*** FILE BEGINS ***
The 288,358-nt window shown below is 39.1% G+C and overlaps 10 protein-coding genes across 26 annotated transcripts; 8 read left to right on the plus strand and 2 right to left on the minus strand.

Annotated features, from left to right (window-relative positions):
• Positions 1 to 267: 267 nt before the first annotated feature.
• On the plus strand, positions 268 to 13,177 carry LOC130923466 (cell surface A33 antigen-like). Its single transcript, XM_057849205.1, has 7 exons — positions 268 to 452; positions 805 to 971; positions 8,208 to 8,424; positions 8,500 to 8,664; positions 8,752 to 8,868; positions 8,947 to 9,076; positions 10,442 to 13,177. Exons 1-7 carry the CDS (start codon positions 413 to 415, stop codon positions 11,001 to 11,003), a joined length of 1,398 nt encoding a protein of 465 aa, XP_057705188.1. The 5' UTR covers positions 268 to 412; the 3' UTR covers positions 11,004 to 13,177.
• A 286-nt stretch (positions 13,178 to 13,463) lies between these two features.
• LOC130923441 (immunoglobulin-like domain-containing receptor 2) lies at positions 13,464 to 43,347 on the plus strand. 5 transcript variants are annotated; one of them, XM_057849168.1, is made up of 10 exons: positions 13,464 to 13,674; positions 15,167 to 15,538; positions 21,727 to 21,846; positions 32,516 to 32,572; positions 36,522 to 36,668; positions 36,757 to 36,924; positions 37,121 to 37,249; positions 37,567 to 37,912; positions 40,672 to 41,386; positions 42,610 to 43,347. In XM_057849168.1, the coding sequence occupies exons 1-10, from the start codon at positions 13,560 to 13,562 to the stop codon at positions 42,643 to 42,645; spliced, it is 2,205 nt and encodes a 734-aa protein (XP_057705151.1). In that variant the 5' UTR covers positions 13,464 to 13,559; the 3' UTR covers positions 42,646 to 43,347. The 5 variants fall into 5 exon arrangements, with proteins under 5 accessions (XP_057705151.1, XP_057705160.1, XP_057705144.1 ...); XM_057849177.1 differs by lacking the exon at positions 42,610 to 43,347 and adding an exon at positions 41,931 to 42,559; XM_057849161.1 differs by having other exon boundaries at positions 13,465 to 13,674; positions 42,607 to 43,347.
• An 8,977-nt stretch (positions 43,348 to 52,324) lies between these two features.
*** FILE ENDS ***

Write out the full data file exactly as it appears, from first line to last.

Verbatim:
The 288,358-nt window shown below is 39.1% G+C and overlaps 10 protein-coding genes across 26 annotated transcripts; 8 read left to right on the plus strand and 2 right to left on the minus strand.

Annotated features, from left to right (window-relative positions):
• Positions 1 to 267: 267 nt before the first annotated feature.
• On the plus strand, positions 268 to 13,177 carry LOC130923466 (cell surface A33 antigen-like). Its single transcript, XM_057849205.1, has 7 exons — positions 268 to 452; positions 805 to 971; positions 8,208 to 8,424; positions 8,500 to 8,664; positions 8,752 to 8,868; positions 8,947 to 9,076; positions 10,442 to 13,177. Exons 1-7 carry the CDS (start codon positions 413 to 415, stop codon positions 11,001 to 11,003), a joined length of 1,398 nt encoding a protein of 465 aa, XP_057705188.1. The 5' UTR covers positions 268 to 412; the 3' UTR covers positions 11,004 to 13,177.
• A 286-nt stretch (positions 13,178 to 13,463) lies between these two features.
• LOC130923441 (immunoglobulin-like domain-containing receptor 2) lies at positions 13,464 to 43,347 on the plus strand. 5 transcript variants are annotated; one of them, XM_057849168.1, is made up of 10 exons: positions 13,464 to 13,674; positions 15,167 to 15,538; positions 21,727 to 21,846; positions 32,516 to 32,572; positions 36,522 to 36,668; positions 36,757 to 36,924; positions 37,121 to 37,249; positions 37,567 to 37,912; positions 40,672 to 41,386; positions 42,610 to 43,347. In XM_057849168.1, the coding sequence occupies exons 1-10, from the start codon at positions 13,560 to 13,562 to the stop codon at positions 42,643 to 42,645; spliced, it is 2,205 nt and encodes a 734-aa protein (XP_057705151.1). In that variant the 5' UTR covers positions 13,464 to 13,559; the 3' UTR covers positions 42,646 to 43,347. The 5 variants fall into 5 exon arrangements, with proteins under 5 accessions (XP_057705151.1, XP_057705160.1, XP_057705144.1 ...); XM_057849177.1 differs by lacking the exon at positions 42,610 to 43,347 and adding an exon at positions 41,931 to 42,559; XM_057849161.1 differs by having other exon boundaries at positions 13,465 to 13,674; positions 42,607 to 43,347.
• An 8,977-nt stretch (positions 43,348 to 52,324) lies between these two features.